8 The Neanderthal Man, an Extinct Race: The Early Palaeolithic Age7

8.1 The World 50,000 Years Ago

In the time of the Third Interglacial period the outline of Europe and Western Asia was very different from what it is to-day. Vast areas to the west and north-west which are now under the Atlantic waters were then dry land; the Irish Sea and the North Sea were river valleys. Over these northern areas there spread and receded and spread again a great ice cap such as covers central Greenland to-day (see Map on p. 56). This vast ice cap, which covered both polar regions of the earth, withdrew huge masses of water from the ocean, and the sea-level consequently fell, exposing great areas of land that are now submerged again. The Mediterranean area was probably a great valley below the general sea-level, containing two inland seas cut off from the general ocean. The climate of this Mediterranean basin was perhaps cold temperate, and the region of the Sahara to the south was not then a desert of baked rock and blown sand, but a well-watered and fertile country. Between the ice sheets to the north and the Alps and Mediterranean valley to the south stretched a bleak wilderness whose climate changed from harshness to. a mild kindliness and then hardened again for the Fourth Glacial Age.

Fig. 56 – Map of Europe and Western Asia 50,000 years Ago. — This map represents the present state of our knowledge of the geography of Europe and western Asia at a period which we guess to be about 50,000 years ago, the Neanderthaler age. Much of this map is of course speculative, but its broad outlines must be fairly like those of the world in which men first became men.

Across this wilderness, which is now the great plain of Europe, wandered a various fauna. At first there were hippopotami, rhinoceroses, mammoths, and elephants. The sabre toothed tiger was diminishing towards extinction. Then, as the air chilled, the hippopotamus, and then other warmth-loving creatures, ceased to come so far north, and the sabre-toothed tiger disappeared altogether. The woolly mammoth, the woolly rhinoceros, the musk ox, the bison, the aurochs, and the reindeer became prevalent, and the temperate vegetation gave place to plants of a more arctic type. The glaciers, spread southward to the maximum of the Fourth Glacial Age (about 50,000 years ago), and then receded again. In the earlier phase, the Third Interglacial period, a certain number of small family groups of men (Homo Neanderthalensis) and probably of sub-men (Eoanthropus) wandered over the land, leaving nothing but their flint implements to witness to their presence. They probably used a multitude and variety of wooden implements also; they had probably learnt much about the shapes of objects and the use of different shapes from wood, knowledge which they afterwards applied to stone; but none of this wooden material has survived; we can only speculate about its, forms and uses. As the weather hardened to its maximum of severity, the Neanderthal men, already it would seem acquainted with the use of fire, began to seek shelter under rock ledges and in caves – and so leave remains behind them. Hitherto they had been accustomed to squat in the open about the fire, and near their water supply. But they were sufficiently intelligent to adapt themselves to the new and harder conditions. (As for the sub men, they seem to have succumbed to the stresses of this Fourth Glacial Age altogether. At any rate, the rudest type of Palaeolithic implements presently disappears.)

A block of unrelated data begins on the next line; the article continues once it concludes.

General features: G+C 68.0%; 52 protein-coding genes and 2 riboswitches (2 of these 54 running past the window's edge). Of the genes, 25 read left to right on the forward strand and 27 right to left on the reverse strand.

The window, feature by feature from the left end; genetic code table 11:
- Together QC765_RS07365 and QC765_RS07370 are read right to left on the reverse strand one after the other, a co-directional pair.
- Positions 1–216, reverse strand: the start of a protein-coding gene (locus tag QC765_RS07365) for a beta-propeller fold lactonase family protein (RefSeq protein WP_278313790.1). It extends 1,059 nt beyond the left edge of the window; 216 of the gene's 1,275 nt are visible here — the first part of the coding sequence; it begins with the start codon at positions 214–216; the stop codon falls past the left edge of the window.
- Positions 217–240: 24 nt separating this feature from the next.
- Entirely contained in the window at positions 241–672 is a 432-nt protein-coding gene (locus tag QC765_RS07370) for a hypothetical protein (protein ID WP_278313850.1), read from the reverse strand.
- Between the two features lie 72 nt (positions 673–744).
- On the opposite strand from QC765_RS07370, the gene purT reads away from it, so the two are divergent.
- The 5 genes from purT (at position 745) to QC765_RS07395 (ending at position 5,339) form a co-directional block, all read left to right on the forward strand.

Not merely man was taking to the caves. This period also had a cave lion, a cave bear, and a cave hyaena. These creatures had to be driven out of the caves and kept out of the caves in which these early men wanted to squat and hide; and no, doubt fire was an effective method of eviction and protection. Probably early men did not go deeply into the caves, because they had no means of lighting their recesses. They got in far enough to be out of the weather, and stored wood and food in odd corners. Perhaps they barricaded the cave mouths. Their only available light for going deeply into the caverns would be torches.

Fig. 58 – Neanderthal Man

What did these Neanderthal men hunt? Their only possible weapons for killing such giant creatures as the mammoth or the cave bear, or even the reindeer, were spears of wood, wooden clubs, and those big pieces of flint they left behind them, the «Chellean» and «Mousterian» implements;[8] and probably their usual quarry was smaller game. But they did certainly eat the flesh of the big beasts when they had a chance, and perhaps they followed them when sick or when wounded by combats, or took advantage of them when they were bogged or in trouble with ice or water. (The Labrador Indians still kill the caribou with spears at awkward river crossings.) At Dewlish, in Dorset, an artificial trench has been found which is supposed to have been a Palaeolithic trap for elephants.[9] We know that the Neanderthalers partly ate their kill where it fell; but they brought back the big narrow bones to the cave to crack and eat at leisure, because few ribs and vertebrae are found in the caves, but great quantities of cracked and splitlong bones. They used skins to wrap about them, and the women probably dressed the skins.